Those first scenes introduce a sense of fun. They also rouse the readers interest, who wants to find out how this American woman is going to fit into the strange French environment. The diary entry allowed a deeper insight into the MC's character, while the dream makes a very good hook into the next chapter. An enjoying read.

Celine Zabel wrote 450 days ago


I have read what you have here on Authonomy. Incredible, really. The story moves swiftly along, carrying the characters with it. The period is great, and the setting is wonderful! Your writing is very clear with good usage of dialogue mixed with the narrative. Knowing some French, I found its usage delightful as well.

I see no place for any critique. It is great! Congratulations on what you have here.

Celine Zabel
Lives Shattered: One Mother's Loss at the Hands of the Legal System

Katrina_Allardyce wrote 457 days ago

Really nice book, you have the amount of exposition quite high to start off, but unlike some of the other books I have read, you are still really close to the narrative so you can get away with it and it works well. It's the kind of book I think in a hundred years will be known as a classic - and the title is just great. I have given it lots of stars!

Roy Z wrote 472 days ago

It is a very good novel. It is a history novel but not old fashioned. I found the contents different, and better than what I had expected from the pitch.

Andrea Taylor wrote 474 days ago

I'd have loved to read the start, so will access them elsewhere (as you suggested), but the glimpse I had so far is intriguing. The characters are very vivid and well drawn and the story-line flows very nicely.
The de Amerley Affair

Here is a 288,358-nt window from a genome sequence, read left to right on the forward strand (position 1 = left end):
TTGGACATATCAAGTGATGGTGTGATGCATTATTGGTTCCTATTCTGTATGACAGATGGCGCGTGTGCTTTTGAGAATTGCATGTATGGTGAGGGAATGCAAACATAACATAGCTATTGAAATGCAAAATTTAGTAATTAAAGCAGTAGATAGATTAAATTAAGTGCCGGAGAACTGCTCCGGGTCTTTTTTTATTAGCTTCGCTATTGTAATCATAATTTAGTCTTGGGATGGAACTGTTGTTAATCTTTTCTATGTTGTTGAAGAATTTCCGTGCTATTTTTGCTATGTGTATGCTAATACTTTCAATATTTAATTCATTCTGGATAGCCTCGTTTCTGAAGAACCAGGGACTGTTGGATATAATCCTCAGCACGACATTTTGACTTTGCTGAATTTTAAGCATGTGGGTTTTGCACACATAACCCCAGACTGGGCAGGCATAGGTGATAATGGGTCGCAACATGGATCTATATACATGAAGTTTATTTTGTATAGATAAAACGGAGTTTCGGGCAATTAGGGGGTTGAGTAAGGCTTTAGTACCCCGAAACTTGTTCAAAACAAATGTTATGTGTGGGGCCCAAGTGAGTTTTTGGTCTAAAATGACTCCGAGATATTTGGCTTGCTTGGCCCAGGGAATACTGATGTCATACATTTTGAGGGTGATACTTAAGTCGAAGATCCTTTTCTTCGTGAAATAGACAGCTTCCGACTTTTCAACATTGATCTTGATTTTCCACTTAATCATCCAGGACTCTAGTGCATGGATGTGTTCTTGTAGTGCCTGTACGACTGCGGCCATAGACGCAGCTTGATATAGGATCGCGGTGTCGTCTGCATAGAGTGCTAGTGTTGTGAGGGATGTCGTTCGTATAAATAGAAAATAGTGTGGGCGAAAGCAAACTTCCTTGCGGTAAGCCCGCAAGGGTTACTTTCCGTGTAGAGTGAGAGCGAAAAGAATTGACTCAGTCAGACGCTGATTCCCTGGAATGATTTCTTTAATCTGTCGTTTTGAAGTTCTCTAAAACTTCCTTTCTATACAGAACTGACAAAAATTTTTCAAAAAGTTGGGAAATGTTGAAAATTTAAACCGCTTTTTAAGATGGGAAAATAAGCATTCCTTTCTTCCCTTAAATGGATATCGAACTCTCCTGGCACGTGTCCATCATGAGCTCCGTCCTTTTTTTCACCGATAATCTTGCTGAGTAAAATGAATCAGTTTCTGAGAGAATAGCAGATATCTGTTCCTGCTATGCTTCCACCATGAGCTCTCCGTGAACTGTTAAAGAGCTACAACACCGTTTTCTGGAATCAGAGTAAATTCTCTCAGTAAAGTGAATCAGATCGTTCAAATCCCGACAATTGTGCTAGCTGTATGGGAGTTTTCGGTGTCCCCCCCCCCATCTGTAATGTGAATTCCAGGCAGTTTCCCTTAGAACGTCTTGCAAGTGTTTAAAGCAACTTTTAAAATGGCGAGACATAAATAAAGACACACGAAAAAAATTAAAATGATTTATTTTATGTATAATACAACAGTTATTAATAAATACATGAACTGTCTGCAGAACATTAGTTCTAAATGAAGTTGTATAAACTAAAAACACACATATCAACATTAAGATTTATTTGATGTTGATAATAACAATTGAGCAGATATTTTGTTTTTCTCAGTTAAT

Cathy Hardy wrote 483 days ago

I am drawn into this page turner and given you top stars. The gypsy story is lovely and I will be reading more.

Kestrelraptorial wrote 488 days ago

Hi Iva,

I read the three chapters you’ve kept here of “Fame and Infamy”. I gathered that Nelly and Octave work for Sarah Bernhardt, who’s got an interesting need to hoard treasures. I was surprised to read the part when Hugo presented her with the Chinese box and jars, especially with the five god-beasts engraved on them. I know these creatures – Byakko, Suzaku, Seiryu, and Huanglong. The missing black tortoise is called Genbu. Your characters have very interesting histories. I’d like to read more about Nelly and her friends playing tricks on Adolphe Bonnard and other boys. I’d also like to follow Celestine’s story more. I’ll definitely read the whole book available on ebook or kindle.

CarolR wrote 495 days ago

Hello Iva,

I enjoyed these chapters despite picking them up mid novel. I found the characters particularly well drawn. I loved the gypsy and Celestine's subsequent rise into better circumstances. I loved Nelly's meeting with the stranger and was suitably impressed by his knowledge of dogs. There were so many awesome little details in here that added up to paint a rich and vibrant world that felt authentically nineteenth century Paris. I loved the cameo of George Sand (one of my literary heroes), but longed to see more of her :)

Without the entire novel to see, I can't really comment on plot-related issues, so my suggestions are limited to minor final draft issues. I noticed that sometimes sentences were a little too wordy, eg, "She swallowed the saliva that had accumulated in her mouth" could easily be reduced to something like, "She swallowed as her mouther watered" and then maybe follow with an action that *shows* us how this reaction makes her feel. Just my opinion though. Also I noted that sometimes, you *tell* the reader emotion when *showing* it would work better. eg. "Celestine's face screwed with anger" and "the woman screamed with fright". Think about just showing us the body language that implies those emotions instead. In real life we know that a scream in the context of a dog rushing at someone means they are frightened, or that a screwed up face, along with harsh words in the context of betrayal of trust means anger. Telling us these things is redundant and interrupts the flow.

Finally, in the scene where Celestine tells Miss Woodridge she tied the dog to the tree, Miss Woodridge leaves, Celestine smirks and whisks eggs. Then in the next sentence she's in bed and the dog is inside with her. Should be a new paragraph at least here. I got a bit confused at the abrupt transition, as I thought to myself "Hang on, I thought the dog was tied to a tree."

Apart from that, lovely work. I adore historical fiction that makes history feel real showing the famous people, unknown people, and the most intriguing of all: infamous people. Great work,

"Heart Fire"